How Dare You Hand Me $25 Billion Dollars!
There was a House hearing with CEOs of the top banks today, where the banksters took a mostly conciliatory tone.
The banking executives said they were aware of the ill will that surrounded them.
“It is abundantly clear that we are here amidst broad public anger at our industry,” said Lloyd C. Blankfein, the chief of Goldman Sachs. “Many people believe — and, in many cases, justifiably so — that Wall Street lost sight of its larger public obligations.”
Lawmakers brought up the overarching question of the day. “What did you do with the new money?” asked Gary L. Ackerman, Democrat of New York, who said it seemed to him that the banks were not loaning out the funds they received from government.
Each of the bankers outlined the ways in which they had used the government capital. Goldman, for instance, increased its financing to clients like Sallie Mae and Verizon Wireless. Morgan Stanley said it had made $10.6 billion in new commercial loans and $650 million in loan commitments to consumers.
And the bankers were emphatic that they were continuing to make loans.
“We have every incentive to lend,” said Kenneth D. Lewis, the chief executive of Bank of America. “And despite the recessionary headwinds, we are lending.”
The claim is that the credit crunch is the fault of the secondary market and not the banks, which is actually plausible. But this is the part that gets me.
At the House Financial Services Committee hearing minutes ago, Rep. Joe Baca (D-CA-43) asked the following question:
"How do you feel about the bailout? Do you feel that the bailout was necessary?"
I thought that was just about the biggest softball I'd ever heard. Imagine my surprise!
Lloyd Blankfein, CEO, Goldman Sachs:
"I don't necessarily think it was necessary at the time, but -- and this was said at the time -- they were looking ahead at an emerging recession that was going to get worse, and for prudential reasons, it was necessary for the systemic safety and soundness. And as subsequent events have borne out, I think it has provided safety and soundness, and taken some of the risk away from the system."
Ken Lewis, CEO, Bank of America:
"I actually agree. I know at the time we did not feel like we needed the 15 billion. But I think in light of the severity of the recession, and in light of the speed at which the economy deteriorated, I think we have lent more money because we had the TARP funds and that level of capital."
Like we did these people a favor for paying them off after they nearly sunk the global economy. And this isn't the first time the banksters have grumbled about all that money they were being handed. In fact, today's New York Times quotes executives who want to return the money and get the government off their backs:
Even before the government announced its latest efforts to fix the troubled banking industry on Tuesday, executives at Goldman Sachs and Morgan Stanley said they wanted to repay the money quickly. Both banks received $10 billion under the first rescue plan last fall.
Paying back all those funds would be difficult in this tough economic environment. But banking executives worry that the government may intrude further into their businesses as long as they are beholden to Washington.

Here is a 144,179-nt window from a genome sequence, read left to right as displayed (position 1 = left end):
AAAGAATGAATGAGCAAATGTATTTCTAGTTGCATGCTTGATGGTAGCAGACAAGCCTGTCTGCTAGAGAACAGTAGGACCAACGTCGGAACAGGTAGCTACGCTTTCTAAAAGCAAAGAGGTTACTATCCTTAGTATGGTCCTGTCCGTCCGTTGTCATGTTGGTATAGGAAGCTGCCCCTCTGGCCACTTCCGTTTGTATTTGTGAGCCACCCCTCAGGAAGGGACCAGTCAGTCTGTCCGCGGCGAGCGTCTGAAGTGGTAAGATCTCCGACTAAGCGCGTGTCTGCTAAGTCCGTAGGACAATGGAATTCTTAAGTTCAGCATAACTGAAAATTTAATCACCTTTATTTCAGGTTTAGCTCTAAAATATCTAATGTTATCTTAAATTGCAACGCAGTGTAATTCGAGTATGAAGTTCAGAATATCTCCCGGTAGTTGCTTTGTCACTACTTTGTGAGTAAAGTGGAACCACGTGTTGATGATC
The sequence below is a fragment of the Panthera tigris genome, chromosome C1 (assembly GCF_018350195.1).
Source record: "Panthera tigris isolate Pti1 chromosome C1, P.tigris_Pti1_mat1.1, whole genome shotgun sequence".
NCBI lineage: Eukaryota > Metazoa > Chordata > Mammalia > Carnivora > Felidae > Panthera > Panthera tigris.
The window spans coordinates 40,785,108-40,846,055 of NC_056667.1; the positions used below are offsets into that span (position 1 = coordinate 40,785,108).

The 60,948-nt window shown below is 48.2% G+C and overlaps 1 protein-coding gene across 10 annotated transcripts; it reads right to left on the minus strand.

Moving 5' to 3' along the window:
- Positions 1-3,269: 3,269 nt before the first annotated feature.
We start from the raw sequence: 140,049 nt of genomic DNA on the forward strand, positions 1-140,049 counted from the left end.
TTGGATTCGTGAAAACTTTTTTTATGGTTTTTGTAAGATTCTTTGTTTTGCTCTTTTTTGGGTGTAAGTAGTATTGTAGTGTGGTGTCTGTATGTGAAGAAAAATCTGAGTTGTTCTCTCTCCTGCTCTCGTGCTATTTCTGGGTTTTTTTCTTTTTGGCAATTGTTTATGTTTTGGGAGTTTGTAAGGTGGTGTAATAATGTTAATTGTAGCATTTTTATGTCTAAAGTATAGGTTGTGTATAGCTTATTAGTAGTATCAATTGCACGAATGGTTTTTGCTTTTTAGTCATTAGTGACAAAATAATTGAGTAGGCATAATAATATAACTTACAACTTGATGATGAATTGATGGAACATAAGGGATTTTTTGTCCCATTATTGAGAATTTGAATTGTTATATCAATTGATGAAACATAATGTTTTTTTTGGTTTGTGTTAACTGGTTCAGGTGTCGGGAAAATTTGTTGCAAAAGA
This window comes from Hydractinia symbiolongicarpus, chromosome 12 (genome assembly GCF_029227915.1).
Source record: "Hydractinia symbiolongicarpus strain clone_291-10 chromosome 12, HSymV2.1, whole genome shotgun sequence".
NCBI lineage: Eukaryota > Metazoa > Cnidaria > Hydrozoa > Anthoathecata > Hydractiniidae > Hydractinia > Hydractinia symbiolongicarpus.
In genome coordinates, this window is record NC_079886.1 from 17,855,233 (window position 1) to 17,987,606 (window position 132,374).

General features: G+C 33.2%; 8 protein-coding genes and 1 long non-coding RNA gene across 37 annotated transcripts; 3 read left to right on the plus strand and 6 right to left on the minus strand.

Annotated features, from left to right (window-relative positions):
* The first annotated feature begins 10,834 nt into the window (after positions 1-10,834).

“We just think that operating our business without the government capital would be an easier thing to do,” said David A. Viniar, the chief financial officer of Goldman. “We’d be under less scrutiny, and under less pressure. Not that we’d be out of the public eye; we’re still going to be in the public eye.”
Please. There is no way a bunch of insolvent banks can even make it without government help. If there was, the loans would be repaid tomorrow. They can't raise the equity that needs to be offered to taxpayers in place of their money. And let's get to what this is really about - banksters want to save their precious bonuses, the ones they've been handing out to their employees without even hesitating, despite playing with taxpayer money. The claim in the House session today was that TARP money didn't go toward bonuses, which makes no sense whatsoever since money in the hands of the bank is money in the hands of the bank no matter where it came from. They and their friends in the Republican caucus are indignant that they can be told how much to earn (Republicans had no problem telling union auto workers how much they could earn, by the way). They want to be free to reward their friends and colleagues with bonuses... I mean retention payments:
Two Wall Street firms that received at least $60 billion in government bailout funds will be rewarding their financial advisers with controversial retention payments, the terms of which one senior executive described as "very generous" in audio obtained by the Huffington Post.
The soon-to-be-merged financial giants -- Morgan Stanley and Citigroup's Smith Barney -- announced the payments during an internal conference call last week, but warned advisers against describing them in terms that would cause PR headaches.
"There will be a retention award. Please do not call it a bonus," said James Gorman, co-president of Morgan Stanley. "It is not a bonus. It is an award. And it recognizes the importance of keeping our team in place as we go through this integration."
Banksters are indignant that they actually have to be accountable to anyone. They'd rather have to lay off entire floors of office workers than have to give back their precious penthouses. It's a very elite perspective.